The Full Armor, Including Our Holy Boots
Ephesians 6:10-17 tells us to “be strong in the Lord and in his mighty power. Put on the full armor of God, so that you can take your stand against the devil’s schemes. For our struggle is not against flesh and blood, but against the rulers, against the authorities, against the powers of this dark world and against the spiritual forces of evil in the heavenly realms. Therefore put on the full armor of God, so that when the day of evil comes, you may be able to stand your ground, and after you have done everything, to stand. Stand firm then, with the belt of truth buckled around your waist, with the breastplate of righteousness in place, and with your feet fitted with the readiness that comes from the gospel of peace (your holy boots). In addition to all this, take up the shield of faith, with which you can extinguish all the flaming arrows of the evil one. Take the helmet of salvation and the sword of the Spirit, which is the word of God.”
The Full Armor, Big and Small
When my children were little, I used to dress them every morning in the full armor of God. I would pull their shirts over their heads and say, “Here is your breastplate of righteousness:” I would pull up their pants and tell them to “Gird up your loins with the truth.” When I put their socks and shoes on them, I would tell them to walk in the Gospel of peace, the word of God.” I kissed their heads for the helmet of salvation, and we high-fived one way for the shield of faith and the other way for the sword of the spirit.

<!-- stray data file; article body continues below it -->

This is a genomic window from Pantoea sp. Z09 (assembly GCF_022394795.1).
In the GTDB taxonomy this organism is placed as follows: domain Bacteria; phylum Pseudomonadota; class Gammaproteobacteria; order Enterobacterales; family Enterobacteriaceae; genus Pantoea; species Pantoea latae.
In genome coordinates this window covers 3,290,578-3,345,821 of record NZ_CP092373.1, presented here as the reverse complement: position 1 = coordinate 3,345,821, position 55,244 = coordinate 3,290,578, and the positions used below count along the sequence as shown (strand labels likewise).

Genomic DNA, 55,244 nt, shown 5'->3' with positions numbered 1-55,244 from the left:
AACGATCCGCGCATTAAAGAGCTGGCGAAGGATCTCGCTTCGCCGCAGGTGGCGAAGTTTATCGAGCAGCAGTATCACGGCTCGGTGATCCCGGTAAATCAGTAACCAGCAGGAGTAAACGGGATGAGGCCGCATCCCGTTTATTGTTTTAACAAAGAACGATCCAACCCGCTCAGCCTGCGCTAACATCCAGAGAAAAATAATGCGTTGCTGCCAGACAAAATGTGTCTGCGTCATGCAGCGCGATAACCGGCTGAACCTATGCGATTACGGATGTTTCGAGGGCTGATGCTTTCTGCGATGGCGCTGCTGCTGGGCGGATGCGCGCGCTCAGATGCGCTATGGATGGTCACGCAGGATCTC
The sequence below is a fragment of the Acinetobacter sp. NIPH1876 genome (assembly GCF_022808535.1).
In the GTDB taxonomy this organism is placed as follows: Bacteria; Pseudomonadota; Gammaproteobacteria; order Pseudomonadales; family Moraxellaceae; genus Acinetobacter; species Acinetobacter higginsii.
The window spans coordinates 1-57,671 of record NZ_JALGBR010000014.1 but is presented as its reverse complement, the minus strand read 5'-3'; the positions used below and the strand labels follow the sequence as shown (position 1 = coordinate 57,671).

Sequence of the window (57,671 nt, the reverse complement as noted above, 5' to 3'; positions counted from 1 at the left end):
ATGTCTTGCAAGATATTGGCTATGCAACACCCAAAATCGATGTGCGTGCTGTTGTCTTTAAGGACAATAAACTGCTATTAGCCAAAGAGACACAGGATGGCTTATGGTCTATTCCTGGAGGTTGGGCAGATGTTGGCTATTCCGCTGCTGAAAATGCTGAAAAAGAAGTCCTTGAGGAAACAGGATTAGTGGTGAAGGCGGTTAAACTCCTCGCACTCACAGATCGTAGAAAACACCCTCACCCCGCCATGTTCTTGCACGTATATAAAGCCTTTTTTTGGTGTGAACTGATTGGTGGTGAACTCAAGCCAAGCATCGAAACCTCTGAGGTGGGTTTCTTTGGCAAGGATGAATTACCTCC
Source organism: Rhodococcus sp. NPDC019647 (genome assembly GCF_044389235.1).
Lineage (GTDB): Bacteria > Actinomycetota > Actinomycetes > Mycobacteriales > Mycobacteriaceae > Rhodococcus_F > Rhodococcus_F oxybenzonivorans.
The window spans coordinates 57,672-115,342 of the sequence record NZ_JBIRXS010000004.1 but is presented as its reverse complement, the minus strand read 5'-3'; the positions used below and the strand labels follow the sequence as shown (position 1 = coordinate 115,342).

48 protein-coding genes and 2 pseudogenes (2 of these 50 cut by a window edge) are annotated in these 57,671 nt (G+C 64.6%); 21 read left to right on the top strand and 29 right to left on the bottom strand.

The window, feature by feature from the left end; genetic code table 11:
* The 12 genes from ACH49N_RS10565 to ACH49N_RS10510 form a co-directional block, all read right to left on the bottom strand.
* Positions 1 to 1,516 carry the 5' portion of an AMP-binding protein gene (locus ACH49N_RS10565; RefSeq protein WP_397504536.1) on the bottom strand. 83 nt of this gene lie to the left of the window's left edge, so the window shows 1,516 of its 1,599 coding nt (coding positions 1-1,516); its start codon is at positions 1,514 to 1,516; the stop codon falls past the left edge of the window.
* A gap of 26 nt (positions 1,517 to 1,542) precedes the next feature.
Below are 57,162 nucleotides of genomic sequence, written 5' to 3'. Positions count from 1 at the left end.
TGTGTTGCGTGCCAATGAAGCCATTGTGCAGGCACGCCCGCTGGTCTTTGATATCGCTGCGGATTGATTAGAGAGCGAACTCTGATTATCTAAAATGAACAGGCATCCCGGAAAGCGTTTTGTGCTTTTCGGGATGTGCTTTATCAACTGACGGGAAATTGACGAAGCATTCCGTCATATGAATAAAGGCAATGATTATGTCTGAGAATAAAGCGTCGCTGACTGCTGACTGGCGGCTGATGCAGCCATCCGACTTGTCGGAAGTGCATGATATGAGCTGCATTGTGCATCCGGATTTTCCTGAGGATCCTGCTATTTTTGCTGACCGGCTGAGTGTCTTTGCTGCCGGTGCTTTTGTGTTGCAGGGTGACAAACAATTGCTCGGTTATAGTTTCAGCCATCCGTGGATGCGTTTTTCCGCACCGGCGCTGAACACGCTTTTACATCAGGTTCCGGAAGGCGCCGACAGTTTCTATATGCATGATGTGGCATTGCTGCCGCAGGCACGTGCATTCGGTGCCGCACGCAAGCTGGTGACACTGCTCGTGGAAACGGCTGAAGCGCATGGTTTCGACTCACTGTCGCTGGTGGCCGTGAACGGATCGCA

In truth, I still have those words written on the mirror in the room where I get dressed, along with the reminder that “love should be my underwear,” well, because we put on love first. Right?
I believe that we should prepare, in the ways we are given, for whatever the day will bring.
Those Holy Boots
Not long ago, I was thinking about the armor of God, and it occurred to me that we spend a lot of time in conversation about the helmet, the breastplate, the sword and the shield, but we don’t talk too much about the “footwear,” and in a lot of circumstances, footwear can make all the difference.
Athletes wear specialized footwear according to their sports. Some athletic shoes have cleats on the bottom or some sort of tread to ensure stable footing and effective movement. I recently heard a 6th grader say to a friend on the basketball team, “Dude! You have to have basketball shoes!” Traction and arch support seem to be important even to elementary school players.
Workmen often wear steel-toed boots to protect their feet and prevent terrible results of accidents. The boots are strong to protect the toes from injury. Did you ever break a toe? It seems like such a tiny part of the body, but a broken or sore toe can make movement very difficult.